Caine’s Arcade

Description:  Caine's Arcade is a short video detailing the summer when 9-year old Caine Monroy built an arcade in his father's auto shop. This video went viral and inspired the Cardboard Challenge through which thousands of students have created arcades of their own. As long as the arcade games created change the speed or direction of an object with a push or a pull (e.g. a pinball machine) they can be used as an engineering challenge in this unit on pushes and pulls.

Web Resource:  Caine's Arcade: A boy's cardboard arcade that inspired the world


Amazing Rube Goldberg Machines

Description:  Rube Goldberg machines are named after American cartoonist Rube Goldberg who drew complicated steps involved in doing a fairly simple task (like pouring milk in a glass). Students can study these machines, or build their own, to show how energy can be converted through a series of interactions. In lower elementary classes they might be shown or built to show how pushes or pulls can change the motion of objects. As they move through school they should start to identify specific collisions, interactions, and conversions of energy.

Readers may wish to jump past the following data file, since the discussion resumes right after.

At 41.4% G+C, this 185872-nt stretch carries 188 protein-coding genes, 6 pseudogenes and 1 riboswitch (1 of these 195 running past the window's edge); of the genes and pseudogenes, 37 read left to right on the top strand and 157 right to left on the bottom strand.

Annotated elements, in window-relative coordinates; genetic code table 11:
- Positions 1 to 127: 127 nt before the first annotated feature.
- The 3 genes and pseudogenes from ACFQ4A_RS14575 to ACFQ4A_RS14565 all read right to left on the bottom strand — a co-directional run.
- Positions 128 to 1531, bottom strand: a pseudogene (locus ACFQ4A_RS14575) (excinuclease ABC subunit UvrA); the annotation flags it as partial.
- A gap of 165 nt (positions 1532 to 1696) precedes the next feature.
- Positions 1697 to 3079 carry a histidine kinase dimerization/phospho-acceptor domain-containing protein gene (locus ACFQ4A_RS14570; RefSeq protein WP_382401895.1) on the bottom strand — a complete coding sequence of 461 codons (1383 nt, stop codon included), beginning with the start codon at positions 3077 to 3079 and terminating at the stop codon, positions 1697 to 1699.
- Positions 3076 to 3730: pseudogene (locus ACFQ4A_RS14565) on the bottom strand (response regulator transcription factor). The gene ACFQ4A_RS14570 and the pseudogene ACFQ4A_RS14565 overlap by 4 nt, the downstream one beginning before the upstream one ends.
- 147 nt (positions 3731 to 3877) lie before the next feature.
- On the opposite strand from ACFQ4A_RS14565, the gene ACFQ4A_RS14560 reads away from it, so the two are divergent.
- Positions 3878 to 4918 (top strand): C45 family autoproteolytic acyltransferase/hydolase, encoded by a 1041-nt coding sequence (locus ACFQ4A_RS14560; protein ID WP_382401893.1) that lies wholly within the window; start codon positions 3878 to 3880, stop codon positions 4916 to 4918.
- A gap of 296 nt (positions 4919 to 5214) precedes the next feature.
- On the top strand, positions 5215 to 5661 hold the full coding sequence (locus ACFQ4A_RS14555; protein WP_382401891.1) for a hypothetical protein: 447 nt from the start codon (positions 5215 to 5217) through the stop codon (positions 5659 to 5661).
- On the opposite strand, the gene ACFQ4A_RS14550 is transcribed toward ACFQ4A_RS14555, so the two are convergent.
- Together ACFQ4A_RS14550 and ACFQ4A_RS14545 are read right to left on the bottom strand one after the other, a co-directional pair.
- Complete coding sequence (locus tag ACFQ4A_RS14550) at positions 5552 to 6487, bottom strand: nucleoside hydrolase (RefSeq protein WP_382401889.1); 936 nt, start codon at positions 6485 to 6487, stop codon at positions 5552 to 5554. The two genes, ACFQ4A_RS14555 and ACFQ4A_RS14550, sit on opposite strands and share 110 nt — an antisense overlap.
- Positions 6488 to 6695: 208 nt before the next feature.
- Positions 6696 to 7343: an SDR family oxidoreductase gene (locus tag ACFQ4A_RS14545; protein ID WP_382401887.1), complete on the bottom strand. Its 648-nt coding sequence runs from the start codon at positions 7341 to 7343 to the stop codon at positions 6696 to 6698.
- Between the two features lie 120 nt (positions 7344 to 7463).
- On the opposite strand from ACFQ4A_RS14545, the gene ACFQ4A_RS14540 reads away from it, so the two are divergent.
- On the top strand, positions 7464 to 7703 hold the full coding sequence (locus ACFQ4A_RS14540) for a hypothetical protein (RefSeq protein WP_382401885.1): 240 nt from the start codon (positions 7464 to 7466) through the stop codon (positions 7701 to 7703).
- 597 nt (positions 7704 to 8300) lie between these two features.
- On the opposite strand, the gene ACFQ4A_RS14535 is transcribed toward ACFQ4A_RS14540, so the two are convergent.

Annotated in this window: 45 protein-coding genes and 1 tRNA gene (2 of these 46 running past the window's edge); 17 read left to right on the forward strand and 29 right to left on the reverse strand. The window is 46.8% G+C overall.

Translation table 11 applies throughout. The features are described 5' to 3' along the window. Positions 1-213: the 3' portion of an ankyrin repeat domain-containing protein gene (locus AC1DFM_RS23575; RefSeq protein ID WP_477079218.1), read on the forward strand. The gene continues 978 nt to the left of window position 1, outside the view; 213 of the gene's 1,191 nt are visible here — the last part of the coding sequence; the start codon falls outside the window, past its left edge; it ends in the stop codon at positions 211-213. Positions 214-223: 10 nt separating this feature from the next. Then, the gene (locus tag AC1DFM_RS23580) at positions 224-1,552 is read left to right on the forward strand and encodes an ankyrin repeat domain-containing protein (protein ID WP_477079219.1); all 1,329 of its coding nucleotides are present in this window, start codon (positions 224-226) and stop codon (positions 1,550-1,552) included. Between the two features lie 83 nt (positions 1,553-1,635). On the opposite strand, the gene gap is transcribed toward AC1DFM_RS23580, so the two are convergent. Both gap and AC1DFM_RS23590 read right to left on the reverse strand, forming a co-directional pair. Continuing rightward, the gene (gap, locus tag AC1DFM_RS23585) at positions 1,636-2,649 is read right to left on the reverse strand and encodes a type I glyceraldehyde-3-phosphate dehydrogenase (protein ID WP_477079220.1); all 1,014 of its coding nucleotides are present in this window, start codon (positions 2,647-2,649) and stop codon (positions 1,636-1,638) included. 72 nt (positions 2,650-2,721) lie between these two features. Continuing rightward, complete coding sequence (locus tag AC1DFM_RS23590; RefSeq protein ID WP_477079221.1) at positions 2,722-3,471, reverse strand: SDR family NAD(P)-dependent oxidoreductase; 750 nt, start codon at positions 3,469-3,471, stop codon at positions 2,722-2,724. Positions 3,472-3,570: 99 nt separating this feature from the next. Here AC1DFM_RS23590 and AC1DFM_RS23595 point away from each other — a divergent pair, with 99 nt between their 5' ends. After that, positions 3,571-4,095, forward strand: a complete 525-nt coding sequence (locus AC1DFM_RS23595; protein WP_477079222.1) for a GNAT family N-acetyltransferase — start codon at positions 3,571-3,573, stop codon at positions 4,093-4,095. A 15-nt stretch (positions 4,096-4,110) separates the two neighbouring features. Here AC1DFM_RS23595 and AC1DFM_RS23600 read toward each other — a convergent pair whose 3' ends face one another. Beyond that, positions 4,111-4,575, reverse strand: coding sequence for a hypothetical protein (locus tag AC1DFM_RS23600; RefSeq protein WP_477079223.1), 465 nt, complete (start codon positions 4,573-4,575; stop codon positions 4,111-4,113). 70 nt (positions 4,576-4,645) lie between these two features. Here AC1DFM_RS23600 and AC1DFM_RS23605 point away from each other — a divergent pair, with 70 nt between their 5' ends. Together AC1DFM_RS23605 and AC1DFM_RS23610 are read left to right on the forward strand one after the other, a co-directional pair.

Web Resources:  Rube Goldberg Machines - Wikipedia


Amazing Slinky Tricks

Description:  The Slinky was invented by Richard James, an engineer, who was working with springs to support and stabilize equipment on a ship. Simple slinky tricks show how forces (pushes and pulls) change the direction of an object. Students can design a set of stairs, or obstacles, that the Slinky can navigate. In the secondary science classroom it can be used to investigate inertia, oscillations, and Hooke's law. This phenomenon can also be used to investigate wave properties.

Web Resource:  Slinky - Wikipedia